Xi too graduated with a degree in chemical engineering from Qinghua University after which he received an important assignment to be an aide to then defence minister Geng Biao at the CMC in 1979. In the same year, China and Vietnam fought a war. While China was a nuclear power and had the world’s largest army, Vietnamese soldiers had gained combat experience, defeating a superpower like the US in 1975. While there is no official confirmation of the PLA’s casualties, it is speculated that PLA’s 200,000-strong force suffered over 6,500 casualties and around 31,000 were injured.
These reverses put a question mark on the efficacy of its personnel and equipment. The Vietnam experience seems to have left an imprint on China’s psyche. In the annals of the nation’s military history, there are laudatory references to the “heroism” of the Chinese People’s Volunteer Army that took part in the 1950s Korean War, but the Vietnamese conflict has been largely airbrushed from memory. In October 2020, there was a high-profile commemoration of the 70th anniversary of the “War to Resist US Aggression and Aid Korea.” In his speech marking the occasion, Xi said, “The Chinese People’s Volunteer Army routed a better-armed rival… broke the myth that the US military is invincible.”
As someone who served in the military-administration bureaucracy and witnessed the PLA’s achilles’ heel in Vietnam, Xi is better placed to carry out an overhaul. He realises that it is important to equip the military to fight in modern war conditions while maintaining the CCP’s control over it. Xi’s revamp of PLA’s tactics should put Indian defence planners on notice for multiple reasons. Barring skirmishes, China has not fought a major war since 1979. All those who fought in that battle have retired, leaving China’s military with little real-time combat experience. One 15 June, 20 Indian soldiers and an unspecified number of Chinese troops were martyred in the Galwan Valley. In its report to the US Congress, the United States-China Economic and Security Review Commission has stated that China’s Defence Minister Wei Fenghe had approved the use of “military force to stabilise its periphery.” There have been stand-offs between China and Japan too. Xi may be using Galwan-type skirmishes to improve PLA’s combat experience as a preparation for a grand slam.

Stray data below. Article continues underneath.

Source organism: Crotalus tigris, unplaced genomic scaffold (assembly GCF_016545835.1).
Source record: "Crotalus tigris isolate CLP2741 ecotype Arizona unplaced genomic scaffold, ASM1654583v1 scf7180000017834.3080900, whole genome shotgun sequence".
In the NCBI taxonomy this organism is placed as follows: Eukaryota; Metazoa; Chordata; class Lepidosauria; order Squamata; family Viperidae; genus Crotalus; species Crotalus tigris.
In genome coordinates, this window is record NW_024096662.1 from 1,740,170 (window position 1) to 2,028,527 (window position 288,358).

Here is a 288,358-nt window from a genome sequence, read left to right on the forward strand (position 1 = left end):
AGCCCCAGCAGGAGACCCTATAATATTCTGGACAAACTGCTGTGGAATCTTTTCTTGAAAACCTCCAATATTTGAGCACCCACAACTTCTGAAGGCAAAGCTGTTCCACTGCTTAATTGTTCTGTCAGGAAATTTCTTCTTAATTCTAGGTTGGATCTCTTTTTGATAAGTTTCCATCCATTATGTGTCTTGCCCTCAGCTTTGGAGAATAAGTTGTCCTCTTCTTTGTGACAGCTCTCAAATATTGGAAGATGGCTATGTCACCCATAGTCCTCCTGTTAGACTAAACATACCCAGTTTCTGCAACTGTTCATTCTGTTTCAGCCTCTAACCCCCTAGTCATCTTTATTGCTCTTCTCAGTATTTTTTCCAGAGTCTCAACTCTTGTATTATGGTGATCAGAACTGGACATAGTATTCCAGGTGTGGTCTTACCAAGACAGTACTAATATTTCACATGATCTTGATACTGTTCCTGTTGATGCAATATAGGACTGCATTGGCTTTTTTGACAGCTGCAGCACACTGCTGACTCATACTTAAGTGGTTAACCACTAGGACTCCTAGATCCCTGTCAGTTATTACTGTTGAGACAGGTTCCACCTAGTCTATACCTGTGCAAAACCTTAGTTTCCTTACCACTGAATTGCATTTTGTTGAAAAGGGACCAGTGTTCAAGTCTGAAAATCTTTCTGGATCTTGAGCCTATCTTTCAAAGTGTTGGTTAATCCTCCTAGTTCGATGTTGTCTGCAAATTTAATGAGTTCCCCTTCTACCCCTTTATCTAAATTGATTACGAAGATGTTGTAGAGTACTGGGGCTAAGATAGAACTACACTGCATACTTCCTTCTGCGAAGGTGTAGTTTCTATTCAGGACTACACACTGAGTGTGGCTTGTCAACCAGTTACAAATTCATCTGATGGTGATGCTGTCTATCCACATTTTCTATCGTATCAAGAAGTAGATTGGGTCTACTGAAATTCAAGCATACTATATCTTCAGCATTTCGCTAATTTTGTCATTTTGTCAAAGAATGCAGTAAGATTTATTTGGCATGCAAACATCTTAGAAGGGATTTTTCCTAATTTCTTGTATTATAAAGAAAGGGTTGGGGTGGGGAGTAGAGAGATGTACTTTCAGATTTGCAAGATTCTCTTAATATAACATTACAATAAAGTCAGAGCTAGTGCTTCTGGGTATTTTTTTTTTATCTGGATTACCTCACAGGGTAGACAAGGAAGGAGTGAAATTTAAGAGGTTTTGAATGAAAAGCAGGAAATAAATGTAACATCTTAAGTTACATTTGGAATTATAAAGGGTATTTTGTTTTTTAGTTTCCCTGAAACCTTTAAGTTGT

Kalpit A. Mankikar is Fellow with Strategic Studies Programme, and is based out of ORF’s Mumbai centre. His research focuses on China, specifically looking at its rise — its domestic politics, diplomacy and techno-nationalism.